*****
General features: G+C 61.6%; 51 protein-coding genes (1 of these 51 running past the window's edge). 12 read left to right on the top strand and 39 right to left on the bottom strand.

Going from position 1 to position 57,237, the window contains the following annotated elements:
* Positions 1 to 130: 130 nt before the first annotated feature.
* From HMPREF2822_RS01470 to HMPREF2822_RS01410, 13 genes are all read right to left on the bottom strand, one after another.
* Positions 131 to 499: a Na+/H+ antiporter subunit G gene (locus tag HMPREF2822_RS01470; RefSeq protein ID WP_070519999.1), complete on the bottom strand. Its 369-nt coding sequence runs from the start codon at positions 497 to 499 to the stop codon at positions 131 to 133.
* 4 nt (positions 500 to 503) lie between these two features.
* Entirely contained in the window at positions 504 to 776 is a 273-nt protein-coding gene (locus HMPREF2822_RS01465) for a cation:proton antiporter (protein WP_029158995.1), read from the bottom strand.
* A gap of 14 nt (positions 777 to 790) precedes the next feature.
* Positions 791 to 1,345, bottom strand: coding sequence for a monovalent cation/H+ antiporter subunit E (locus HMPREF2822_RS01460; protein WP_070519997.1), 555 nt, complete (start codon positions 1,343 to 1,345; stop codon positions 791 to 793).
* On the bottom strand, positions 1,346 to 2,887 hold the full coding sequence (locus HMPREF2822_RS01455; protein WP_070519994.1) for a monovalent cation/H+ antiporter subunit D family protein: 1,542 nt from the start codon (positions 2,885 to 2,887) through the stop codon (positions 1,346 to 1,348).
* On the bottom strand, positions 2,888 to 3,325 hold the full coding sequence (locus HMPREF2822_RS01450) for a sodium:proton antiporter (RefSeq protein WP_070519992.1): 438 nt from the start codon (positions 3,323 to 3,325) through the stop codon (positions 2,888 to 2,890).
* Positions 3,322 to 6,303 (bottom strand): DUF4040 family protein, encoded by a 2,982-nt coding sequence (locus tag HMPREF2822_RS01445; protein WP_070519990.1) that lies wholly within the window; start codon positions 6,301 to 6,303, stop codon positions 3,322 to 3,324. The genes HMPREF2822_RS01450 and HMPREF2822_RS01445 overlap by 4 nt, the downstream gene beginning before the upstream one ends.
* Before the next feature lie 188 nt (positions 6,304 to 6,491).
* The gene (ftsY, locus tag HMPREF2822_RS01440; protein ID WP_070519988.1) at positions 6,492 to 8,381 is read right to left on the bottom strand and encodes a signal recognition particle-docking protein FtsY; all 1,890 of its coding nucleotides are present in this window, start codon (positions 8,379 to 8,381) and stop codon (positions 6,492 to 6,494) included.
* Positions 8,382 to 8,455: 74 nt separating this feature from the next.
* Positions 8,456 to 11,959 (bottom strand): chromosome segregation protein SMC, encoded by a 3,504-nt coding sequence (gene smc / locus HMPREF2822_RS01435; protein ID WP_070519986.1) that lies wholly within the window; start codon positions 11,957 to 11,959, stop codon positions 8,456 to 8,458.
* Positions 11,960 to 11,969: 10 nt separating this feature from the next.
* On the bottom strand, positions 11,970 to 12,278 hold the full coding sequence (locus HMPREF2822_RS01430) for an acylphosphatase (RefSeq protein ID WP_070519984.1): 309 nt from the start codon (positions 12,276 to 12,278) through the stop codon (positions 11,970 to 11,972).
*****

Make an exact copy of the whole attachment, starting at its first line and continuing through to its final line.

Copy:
General features: G+C 61.6%; 51 protein-coding genes (1 of these 51 running past the window's edge). 12 read left to right on the top strand and 39 right to left on the bottom strand.

Going from position 1 to position 57,237, the window contains the following annotated elements:
* Positions 1 to 130: 130 nt before the first annotated feature.
* From HMPREF2822_RS01470 to HMPREF2822_RS01410, 13 genes are all read right to left on the bottom strand, one after another.
* Positions 131 to 499: a Na+/H+ antiporter subunit G gene (locus tag HMPREF2822_RS01470; RefSeq protein ID WP_070519999.1), complete on the bottom strand. Its 369-nt coding sequence runs from the start codon at positions 497 to 499 to the stop codon at positions 131 to 133.
* 4 nt (positions 500 to 503) lie between these two features.
* Entirely contained in the window at positions 504 to 776 is a 273-nt protein-coding gene (locus HMPREF2822_RS01465) for a cation:proton antiporter (protein WP_029158995.1), read from the bottom strand.
* A gap of 14 nt (positions 777 to 790) precedes the next feature.
* Positions 791 to 1,345, bottom strand: coding sequence for a monovalent cation/H+ antiporter subunit E (locus HMPREF2822_RS01460; protein WP_070519997.1), 555 nt, complete (start codon positions 1,343 to 1,345; stop codon positions 791 to 793).
* On the bottom strand, positions 1,346 to 2,887 hold the full coding sequence (locus HMPREF2822_RS01455; protein WP_070519994.1) for a monovalent cation/H+ antiporter subunit D family protein: 1,542 nt from the start codon (positions 2,885 to 2,887) through the stop codon (positions 1,346 to 1,348).
* On the bottom strand, positions 2,888 to 3,325 hold the full coding sequence (locus HMPREF2822_RS01450) for a sodium:proton antiporter (RefSeq protein WP_070519992.1): 438 nt from the start codon (positions 3,323 to 3,325) through the stop codon (positions 2,888 to 2,890).
* Positions 3,322 to 6,303 (bottom strand): DUF4040 family protein, encoded by a 2,982-nt coding sequence (locus tag HMPREF2822_RS01445; protein WP_070519990.1) that lies wholly within the window; start codon positions 6,301 to 6,303, stop codon positions 3,322 to 3,324. The genes HMPREF2822_RS01450 and HMPREF2822_RS01445 overlap by 4 nt, the downstream gene beginning before the upstream one ends.
* Before the next feature lie 188 nt (positions 6,304 to 6,491).
* The gene (ftsY, locus tag HMPREF2822_RS01440; protein ID WP_070519988.1) at positions 6,492 to 8,381 is read right to left on the bottom strand and encodes a signal recognition particle-docking protein FtsY; all 1,890 of its coding nucleotides are present in this window, start codon (positions 8,379 to 8,381) and stop codon (positions 6,492 to 6,494) included.
* Positions 8,382 to 8,455: 74 nt separating this feature from the next.
* Positions 8,456 to 11,959 (bottom strand): chromosome segregation protein SMC, encoded by a 3,504-nt coding sequence (gene smc / locus HMPREF2822_RS01435; protein ID WP_070519986.1) that lies wholly within the window; start codon positions 11,957 to 11,959, stop codon positions 8,456 to 8,458.
* Positions 11,960 to 11,969: 10 nt separating this feature from the next.
* On the bottom strand, positions 11,970 to 12,278 hold the full coding sequence (locus HMPREF2822_RS01430) for an acylphosphatase (RefSeq protein ID WP_070519984.1): 309 nt from the start codon (positions 12,276 to 12,278) through the stop codon (positions 11,970 to 11,972).